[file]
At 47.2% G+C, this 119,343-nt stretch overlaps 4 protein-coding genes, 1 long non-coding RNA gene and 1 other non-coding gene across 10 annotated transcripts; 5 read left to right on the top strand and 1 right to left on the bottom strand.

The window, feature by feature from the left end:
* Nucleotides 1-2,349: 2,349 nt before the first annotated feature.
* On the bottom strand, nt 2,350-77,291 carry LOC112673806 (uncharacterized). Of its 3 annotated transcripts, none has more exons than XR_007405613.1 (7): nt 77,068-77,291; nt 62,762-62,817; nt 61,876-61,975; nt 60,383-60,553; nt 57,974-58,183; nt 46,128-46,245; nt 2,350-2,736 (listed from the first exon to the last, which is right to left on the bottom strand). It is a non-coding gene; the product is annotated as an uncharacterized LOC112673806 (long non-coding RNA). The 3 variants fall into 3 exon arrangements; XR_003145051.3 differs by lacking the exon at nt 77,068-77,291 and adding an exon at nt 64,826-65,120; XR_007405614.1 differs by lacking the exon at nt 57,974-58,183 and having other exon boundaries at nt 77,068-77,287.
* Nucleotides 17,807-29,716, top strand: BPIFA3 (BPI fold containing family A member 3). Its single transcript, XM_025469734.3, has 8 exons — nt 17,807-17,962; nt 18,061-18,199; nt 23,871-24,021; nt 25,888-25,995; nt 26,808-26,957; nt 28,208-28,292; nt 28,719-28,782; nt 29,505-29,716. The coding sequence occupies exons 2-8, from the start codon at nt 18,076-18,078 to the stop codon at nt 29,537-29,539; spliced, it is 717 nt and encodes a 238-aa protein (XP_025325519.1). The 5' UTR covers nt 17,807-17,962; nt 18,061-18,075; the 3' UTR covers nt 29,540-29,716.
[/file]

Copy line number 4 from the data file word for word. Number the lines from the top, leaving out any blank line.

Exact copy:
* On the bottom strand, nt 2,350-77,291 carry LOC112673806 (uncharacterized). Of its 3 annotated transcripts, none has more exons than XR_007405613.1 (7): nt 77,068-77,291; nt 62,762-62,817; nt 61,876-61,975; nt 60,383-60,553; nt 57,974-58,183; nt 46,128-46,245; nt 2,350-2,736 (listed from the first exon to the last, which is right to left on the bottom strand). It is a non-coding gene; the product is annotated as an uncharacterized LOC112673806 (long non-coding RNA). The 3 variants fall into 3 exon arrangements; XR_003145051.3 differs by lacking the exon at nt 77,068-77,291 and adding an exon at nt 64,826-65,120; XR_007405614.1 differs by lacking the exon at nt 57,974-58,183 and having other exon boundaries at nt 77,068-77,287.